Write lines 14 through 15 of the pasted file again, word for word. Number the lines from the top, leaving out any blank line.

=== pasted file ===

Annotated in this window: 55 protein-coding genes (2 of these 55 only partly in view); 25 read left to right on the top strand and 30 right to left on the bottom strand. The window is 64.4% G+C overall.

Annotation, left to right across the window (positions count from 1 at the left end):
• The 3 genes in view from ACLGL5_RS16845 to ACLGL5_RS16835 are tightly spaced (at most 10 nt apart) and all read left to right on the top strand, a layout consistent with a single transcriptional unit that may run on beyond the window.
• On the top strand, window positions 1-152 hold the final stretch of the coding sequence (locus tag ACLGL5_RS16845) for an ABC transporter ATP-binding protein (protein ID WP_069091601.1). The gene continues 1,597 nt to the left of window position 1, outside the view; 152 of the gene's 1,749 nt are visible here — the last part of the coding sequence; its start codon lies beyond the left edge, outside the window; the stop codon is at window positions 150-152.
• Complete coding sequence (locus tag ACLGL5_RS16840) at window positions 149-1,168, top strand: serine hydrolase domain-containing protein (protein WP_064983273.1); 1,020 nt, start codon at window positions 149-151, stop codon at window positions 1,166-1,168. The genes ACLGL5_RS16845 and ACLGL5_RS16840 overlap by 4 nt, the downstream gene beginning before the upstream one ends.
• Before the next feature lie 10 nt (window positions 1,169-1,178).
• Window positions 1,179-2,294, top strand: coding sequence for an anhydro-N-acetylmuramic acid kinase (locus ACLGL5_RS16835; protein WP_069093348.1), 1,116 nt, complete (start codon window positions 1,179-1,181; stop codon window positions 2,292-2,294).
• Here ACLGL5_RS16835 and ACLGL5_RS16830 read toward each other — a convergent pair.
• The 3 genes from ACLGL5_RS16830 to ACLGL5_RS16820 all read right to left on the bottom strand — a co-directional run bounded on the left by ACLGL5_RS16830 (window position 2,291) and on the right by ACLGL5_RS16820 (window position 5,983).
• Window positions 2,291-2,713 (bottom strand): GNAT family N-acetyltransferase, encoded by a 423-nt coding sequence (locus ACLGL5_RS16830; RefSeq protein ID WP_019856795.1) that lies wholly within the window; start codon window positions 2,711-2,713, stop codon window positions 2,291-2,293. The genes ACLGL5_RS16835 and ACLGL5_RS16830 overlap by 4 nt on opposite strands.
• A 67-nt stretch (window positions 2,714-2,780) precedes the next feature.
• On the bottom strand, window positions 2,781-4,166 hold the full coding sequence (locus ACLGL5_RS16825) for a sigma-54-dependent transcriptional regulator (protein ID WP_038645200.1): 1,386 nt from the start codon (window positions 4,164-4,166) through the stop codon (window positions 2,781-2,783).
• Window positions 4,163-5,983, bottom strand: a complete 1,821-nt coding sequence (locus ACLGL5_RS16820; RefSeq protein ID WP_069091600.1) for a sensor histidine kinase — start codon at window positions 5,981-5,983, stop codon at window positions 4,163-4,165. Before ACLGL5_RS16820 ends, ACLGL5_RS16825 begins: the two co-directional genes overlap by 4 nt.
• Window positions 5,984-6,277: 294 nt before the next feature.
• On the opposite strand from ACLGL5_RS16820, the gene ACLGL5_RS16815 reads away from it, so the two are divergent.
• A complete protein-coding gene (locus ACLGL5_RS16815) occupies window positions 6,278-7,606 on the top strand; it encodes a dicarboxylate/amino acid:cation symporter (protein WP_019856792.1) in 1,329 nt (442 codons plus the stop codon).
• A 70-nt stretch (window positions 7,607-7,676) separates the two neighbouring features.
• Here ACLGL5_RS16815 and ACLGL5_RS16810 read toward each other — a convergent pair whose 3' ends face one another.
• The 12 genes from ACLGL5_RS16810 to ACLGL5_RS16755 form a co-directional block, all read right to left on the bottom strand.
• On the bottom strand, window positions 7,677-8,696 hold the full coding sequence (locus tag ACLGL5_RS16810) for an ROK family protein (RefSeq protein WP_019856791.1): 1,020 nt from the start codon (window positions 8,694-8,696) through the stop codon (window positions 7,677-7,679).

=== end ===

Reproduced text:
• Window positions 5,984-6,277: 294 nt before the next feature.
• On the opposite strand from ACLGL5_RS16820, the gene ACLGL5_RS16815 reads away from it, so the two are divergent.